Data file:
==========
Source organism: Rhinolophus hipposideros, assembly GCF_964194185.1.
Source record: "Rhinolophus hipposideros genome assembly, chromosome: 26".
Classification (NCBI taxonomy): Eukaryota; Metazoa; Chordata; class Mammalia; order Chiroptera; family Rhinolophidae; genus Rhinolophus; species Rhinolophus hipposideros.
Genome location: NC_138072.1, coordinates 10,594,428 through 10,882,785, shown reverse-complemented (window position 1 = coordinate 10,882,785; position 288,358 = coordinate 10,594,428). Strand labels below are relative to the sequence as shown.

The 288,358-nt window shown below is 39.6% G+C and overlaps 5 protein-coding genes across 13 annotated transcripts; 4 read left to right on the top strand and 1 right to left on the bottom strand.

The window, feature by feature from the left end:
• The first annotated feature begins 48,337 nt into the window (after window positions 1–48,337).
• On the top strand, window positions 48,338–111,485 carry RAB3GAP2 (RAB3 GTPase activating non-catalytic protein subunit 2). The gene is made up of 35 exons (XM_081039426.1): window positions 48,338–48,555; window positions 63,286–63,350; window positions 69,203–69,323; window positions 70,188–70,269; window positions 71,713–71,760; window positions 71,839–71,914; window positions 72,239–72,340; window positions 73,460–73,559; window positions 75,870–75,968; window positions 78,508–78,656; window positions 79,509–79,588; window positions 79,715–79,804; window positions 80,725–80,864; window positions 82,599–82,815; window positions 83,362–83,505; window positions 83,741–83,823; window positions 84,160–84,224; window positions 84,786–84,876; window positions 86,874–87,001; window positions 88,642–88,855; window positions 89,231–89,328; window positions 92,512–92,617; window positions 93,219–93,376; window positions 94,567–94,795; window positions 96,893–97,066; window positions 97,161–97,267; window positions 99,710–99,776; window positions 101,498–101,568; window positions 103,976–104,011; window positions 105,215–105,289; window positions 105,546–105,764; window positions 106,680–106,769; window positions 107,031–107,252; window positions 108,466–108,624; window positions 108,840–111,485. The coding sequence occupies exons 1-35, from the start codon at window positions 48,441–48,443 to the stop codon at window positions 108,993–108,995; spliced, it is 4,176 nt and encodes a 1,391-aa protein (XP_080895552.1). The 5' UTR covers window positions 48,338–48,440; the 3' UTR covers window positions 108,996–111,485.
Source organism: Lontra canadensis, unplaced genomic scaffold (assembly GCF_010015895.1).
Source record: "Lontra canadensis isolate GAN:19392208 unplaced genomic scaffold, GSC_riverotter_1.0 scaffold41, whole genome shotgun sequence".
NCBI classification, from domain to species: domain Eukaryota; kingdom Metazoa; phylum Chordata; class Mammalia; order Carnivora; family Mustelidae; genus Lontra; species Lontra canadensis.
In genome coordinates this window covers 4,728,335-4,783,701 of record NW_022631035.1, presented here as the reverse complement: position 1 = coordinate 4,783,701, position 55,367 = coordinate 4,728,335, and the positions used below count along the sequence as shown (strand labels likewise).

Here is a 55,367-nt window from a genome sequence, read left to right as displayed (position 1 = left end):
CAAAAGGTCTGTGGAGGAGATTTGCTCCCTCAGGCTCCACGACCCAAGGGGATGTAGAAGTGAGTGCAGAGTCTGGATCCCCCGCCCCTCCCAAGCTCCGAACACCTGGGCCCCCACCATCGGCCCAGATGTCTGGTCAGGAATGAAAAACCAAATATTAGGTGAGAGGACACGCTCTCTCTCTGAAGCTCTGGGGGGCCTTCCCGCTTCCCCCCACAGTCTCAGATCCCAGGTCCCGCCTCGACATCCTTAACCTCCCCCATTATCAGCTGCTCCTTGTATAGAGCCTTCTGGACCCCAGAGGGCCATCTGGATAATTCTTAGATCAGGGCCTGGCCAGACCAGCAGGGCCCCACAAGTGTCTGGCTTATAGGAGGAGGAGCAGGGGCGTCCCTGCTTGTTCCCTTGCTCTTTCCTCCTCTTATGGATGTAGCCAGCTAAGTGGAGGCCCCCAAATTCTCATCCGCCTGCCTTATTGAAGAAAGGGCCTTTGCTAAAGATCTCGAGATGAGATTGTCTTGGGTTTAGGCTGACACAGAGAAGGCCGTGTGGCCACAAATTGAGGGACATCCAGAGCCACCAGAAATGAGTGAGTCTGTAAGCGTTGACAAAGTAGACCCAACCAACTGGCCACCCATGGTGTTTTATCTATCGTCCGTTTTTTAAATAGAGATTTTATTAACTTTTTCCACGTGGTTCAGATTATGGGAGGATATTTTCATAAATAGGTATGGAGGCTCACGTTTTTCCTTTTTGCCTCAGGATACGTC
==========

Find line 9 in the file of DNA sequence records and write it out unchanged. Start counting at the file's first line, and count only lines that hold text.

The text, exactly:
Source organism: Lontra canadensis, unplaced genomic scaffold (assembly GCF_010015895.1).